An election that puts former Vice President Joseph Biden in the White House and solidifies Democratic control over Congress could mean the start of internal clashes within the party over military spending, the chairman of the House Armed Services Committee said Thursday.
While Democrats across the political spectrum broadly agree on the need for more alliances, partnerships and international agreements, House Armed Services Committee Chairman Adam Smith, Washington state Democrat, predicted progressive members in Congress will seek dramatic cuts in the Pentagon’s defense budget, currently $740 billion, once in full control of Capitol Hill.
“The tougher part is: How much do you spend on defense and what does your presence in the world look like?” Mr. Smith said Thursday in a discussion hosted by the Washington-based Center for a New American Security. “That’s where the Democratic Party is going to have some hard conversations.”
The surging progressive wing of the party in Congress, led by figures such as independent Vermont Sen. Bernie Sanders of Vermont and Rep. Alexandria Ocasio-Cortez of New York, wants to see military spending slashed “on general principle,” Mr. Smith said.
“They think that spending money on bombs and weapons of war is nowhere near as important as spending money on just about anything else,” he said. “They want to shift those priorities.”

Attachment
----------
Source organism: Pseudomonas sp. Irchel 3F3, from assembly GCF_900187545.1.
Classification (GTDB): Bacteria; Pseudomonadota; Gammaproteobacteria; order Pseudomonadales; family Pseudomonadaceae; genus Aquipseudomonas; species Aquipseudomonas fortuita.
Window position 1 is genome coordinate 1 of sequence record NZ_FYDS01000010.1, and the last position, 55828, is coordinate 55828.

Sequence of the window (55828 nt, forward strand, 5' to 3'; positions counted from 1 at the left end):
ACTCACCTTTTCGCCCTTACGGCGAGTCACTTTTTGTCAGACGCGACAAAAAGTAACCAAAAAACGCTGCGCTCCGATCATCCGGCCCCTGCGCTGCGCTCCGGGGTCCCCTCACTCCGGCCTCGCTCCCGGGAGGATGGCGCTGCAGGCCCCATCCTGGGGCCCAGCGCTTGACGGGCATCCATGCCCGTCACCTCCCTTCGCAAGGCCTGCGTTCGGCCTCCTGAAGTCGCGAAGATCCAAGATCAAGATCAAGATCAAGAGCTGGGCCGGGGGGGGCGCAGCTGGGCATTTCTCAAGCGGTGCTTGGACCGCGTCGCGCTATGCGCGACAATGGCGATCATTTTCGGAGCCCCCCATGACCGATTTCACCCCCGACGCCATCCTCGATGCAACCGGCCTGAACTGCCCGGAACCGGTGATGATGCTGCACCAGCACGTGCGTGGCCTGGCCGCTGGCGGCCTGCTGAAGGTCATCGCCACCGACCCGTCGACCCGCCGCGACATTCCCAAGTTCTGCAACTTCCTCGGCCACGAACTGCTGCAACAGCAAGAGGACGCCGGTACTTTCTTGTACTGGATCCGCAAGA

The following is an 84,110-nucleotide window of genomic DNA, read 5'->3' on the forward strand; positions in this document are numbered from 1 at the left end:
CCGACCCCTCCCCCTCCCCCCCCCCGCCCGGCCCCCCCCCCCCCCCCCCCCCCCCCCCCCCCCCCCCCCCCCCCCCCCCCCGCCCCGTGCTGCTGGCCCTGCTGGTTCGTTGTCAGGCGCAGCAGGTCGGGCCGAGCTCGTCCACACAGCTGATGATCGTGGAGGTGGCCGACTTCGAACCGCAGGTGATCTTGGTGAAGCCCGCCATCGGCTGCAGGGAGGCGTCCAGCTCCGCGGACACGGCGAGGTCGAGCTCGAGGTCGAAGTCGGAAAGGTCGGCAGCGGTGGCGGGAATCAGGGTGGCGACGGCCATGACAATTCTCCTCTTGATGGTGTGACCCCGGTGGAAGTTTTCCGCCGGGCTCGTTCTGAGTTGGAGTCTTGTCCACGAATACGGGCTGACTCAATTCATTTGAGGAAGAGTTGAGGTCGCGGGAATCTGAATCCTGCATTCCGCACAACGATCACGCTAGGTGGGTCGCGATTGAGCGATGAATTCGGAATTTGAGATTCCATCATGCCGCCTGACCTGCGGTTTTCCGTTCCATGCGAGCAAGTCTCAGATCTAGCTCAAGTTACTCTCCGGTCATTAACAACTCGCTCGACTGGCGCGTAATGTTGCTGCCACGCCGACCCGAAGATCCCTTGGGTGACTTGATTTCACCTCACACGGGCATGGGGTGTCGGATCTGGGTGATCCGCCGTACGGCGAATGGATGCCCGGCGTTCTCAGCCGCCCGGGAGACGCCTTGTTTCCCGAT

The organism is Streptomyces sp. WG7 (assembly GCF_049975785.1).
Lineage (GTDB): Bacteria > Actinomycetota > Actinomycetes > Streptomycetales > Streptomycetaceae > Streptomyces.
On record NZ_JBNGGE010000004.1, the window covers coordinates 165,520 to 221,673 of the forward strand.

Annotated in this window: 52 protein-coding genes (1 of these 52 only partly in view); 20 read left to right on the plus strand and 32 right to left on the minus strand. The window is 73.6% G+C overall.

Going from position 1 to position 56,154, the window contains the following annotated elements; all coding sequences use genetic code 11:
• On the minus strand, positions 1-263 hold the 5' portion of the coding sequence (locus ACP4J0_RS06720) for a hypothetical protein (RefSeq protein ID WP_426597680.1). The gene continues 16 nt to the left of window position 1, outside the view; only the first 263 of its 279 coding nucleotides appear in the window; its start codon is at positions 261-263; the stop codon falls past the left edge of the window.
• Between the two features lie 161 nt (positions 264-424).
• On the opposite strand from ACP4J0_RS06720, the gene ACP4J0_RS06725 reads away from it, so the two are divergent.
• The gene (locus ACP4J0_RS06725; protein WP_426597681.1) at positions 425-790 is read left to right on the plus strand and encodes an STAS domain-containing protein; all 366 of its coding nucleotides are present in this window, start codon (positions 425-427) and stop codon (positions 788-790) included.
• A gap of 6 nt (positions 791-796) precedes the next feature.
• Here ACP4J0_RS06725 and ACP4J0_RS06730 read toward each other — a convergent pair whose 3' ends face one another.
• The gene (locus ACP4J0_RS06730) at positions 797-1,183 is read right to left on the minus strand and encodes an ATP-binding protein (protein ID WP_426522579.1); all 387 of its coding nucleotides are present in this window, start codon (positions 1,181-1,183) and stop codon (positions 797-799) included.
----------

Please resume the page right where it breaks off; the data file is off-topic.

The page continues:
Mr. Smith said he wants a U.S. nuclear arsenal that is sufficient to deter any aggressor nation, a stance that may clash with some in his caucus.
“I view our nuclear weapons as a deterrent to make sure nuclear war never happens,” he said. Progressive Democrats “are trying to get us to zero nuclear weapons. I can’t support that. You can’t unring the bell.”
While Mr. Biden has proclaimed his political independence on the campaign trail, Rep. Ilhan Omar, Minnesota Democrat and an ally of Ms. Ocasio-Cortez, told “Axios on HBO,” that members of “The Squad” will be able to push him to the left. She noted liberals had an outsized influence in the negotiations
Generally considered a centrist on Capitol Hill, Mr. Smith supports a measured withdrawal from Afghanistan but acknowledges it would not be without risk. But identifying a trap is the first step toward avoiding it, he said.
“We’ve been [in Afghanistan] for about 20 years now. It’s pretty clear that our military is not going to solve that problem,” he said. “We have over 4,000 troops in Afghanistan. There’s a cost to that — risks to U.S. service members, costs in terms of money and the rest of the way the world looks at us.”
Mr.. Smith said he was remains concerned that Afghanistan may again become a host nation for terrorists, similar to how al Qaeda operated before 9/11.
“We need to have a better discussion if we have a Biden administration,” he said. “But we can contain the threat of a transnational attack without having that many boots on the ground - or any boots on the ground.”